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23

Here's a simple script that uses the OGR python bindings: import ogr,csv,sys shpfile=r'C:\Temp\test.shp' #sys.argv[1] csvfile=r'C:\Temp\test.csv' #sys.argv[2] #Open files csvfile=open(csvfile,'wb') ds=ogr.Open(shpfile) lyr=ds.GetLayer() #Get field names dfn=lyr.GetLayerDefn() nfields=dfn.GetFieldCount() fields=[] for i in range(nfields): ...


19

I'd recommend using OGR/GDAL, which is part of the GDAL library. OGR supports a virtual format which allows specification via an XML file. If you convert your Excel worksheet into a CSV, you can generate a VRT to access the data. Assuming you have something like this example.csv: Lat,Long,Year,Name 34.0,-120.0,2010-05-01,Off Santa Rosa Island You can ...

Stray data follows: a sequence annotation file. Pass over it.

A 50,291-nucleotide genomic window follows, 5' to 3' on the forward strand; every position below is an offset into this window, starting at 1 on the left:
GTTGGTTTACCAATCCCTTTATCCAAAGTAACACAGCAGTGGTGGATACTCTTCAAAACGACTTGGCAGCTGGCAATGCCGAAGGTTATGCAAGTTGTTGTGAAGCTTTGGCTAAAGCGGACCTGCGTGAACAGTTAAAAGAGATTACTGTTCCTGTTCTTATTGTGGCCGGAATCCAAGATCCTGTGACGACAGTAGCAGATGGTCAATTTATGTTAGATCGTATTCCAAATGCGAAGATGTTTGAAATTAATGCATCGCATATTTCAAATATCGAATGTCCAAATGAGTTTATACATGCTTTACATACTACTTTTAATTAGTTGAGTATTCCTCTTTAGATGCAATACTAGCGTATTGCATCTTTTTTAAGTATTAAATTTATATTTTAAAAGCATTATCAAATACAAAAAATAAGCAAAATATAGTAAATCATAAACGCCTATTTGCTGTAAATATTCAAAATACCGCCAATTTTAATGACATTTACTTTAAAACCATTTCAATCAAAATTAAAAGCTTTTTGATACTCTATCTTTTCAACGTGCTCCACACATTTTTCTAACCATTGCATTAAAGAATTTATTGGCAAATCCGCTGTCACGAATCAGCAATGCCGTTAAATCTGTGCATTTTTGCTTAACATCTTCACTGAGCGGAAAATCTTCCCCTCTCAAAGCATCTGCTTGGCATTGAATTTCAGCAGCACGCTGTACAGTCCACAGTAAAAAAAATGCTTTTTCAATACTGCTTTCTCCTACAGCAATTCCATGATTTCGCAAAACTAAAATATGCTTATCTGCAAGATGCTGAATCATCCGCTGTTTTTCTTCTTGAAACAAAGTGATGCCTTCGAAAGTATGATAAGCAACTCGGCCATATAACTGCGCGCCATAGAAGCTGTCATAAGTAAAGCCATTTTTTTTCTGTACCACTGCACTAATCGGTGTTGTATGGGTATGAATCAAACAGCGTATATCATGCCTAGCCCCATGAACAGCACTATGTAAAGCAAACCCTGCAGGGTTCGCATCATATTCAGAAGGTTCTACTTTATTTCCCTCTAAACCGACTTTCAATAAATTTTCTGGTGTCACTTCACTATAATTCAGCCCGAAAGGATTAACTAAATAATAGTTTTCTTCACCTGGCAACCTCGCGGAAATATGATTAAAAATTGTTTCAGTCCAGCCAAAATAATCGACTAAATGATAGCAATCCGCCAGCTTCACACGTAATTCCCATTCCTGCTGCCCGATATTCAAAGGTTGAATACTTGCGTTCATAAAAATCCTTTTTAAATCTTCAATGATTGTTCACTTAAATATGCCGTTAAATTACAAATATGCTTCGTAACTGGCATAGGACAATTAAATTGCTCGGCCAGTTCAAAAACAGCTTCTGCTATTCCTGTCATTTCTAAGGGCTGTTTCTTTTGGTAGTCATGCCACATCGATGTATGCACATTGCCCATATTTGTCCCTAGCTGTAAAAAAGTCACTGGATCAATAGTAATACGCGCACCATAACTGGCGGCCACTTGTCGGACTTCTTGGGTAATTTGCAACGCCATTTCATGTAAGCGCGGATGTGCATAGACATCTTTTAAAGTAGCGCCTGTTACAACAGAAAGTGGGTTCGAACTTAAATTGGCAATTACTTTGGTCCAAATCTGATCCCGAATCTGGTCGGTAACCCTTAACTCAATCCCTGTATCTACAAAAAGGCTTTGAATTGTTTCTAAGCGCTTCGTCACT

16

This works for me, using the arcpy.da.Walk function at ArcGIS 10.1 SP1: import arcpy, csv, os workspace = r"c:\GISData" output = r"C:\temp\test.csv" with open(output, 'wb') as csvfile: csvwriter = csv.writer(csvfile) for dirpath, dirnames, filenames in arcpy.da.Walk(workspace): for filename in filenames: desc = ...


15

Introduction Because this issue (of discrepancies in standard deviations, variances, or other statistical summaries) comes up periodically, especially when a thoughtful and careful GIS analyst checks their work, I thought it would be good to share the "forensic analysis" of the discrepancy so that readers can carry out similar checks in their own ...


14

I've used Open Office for working with dbf files.


13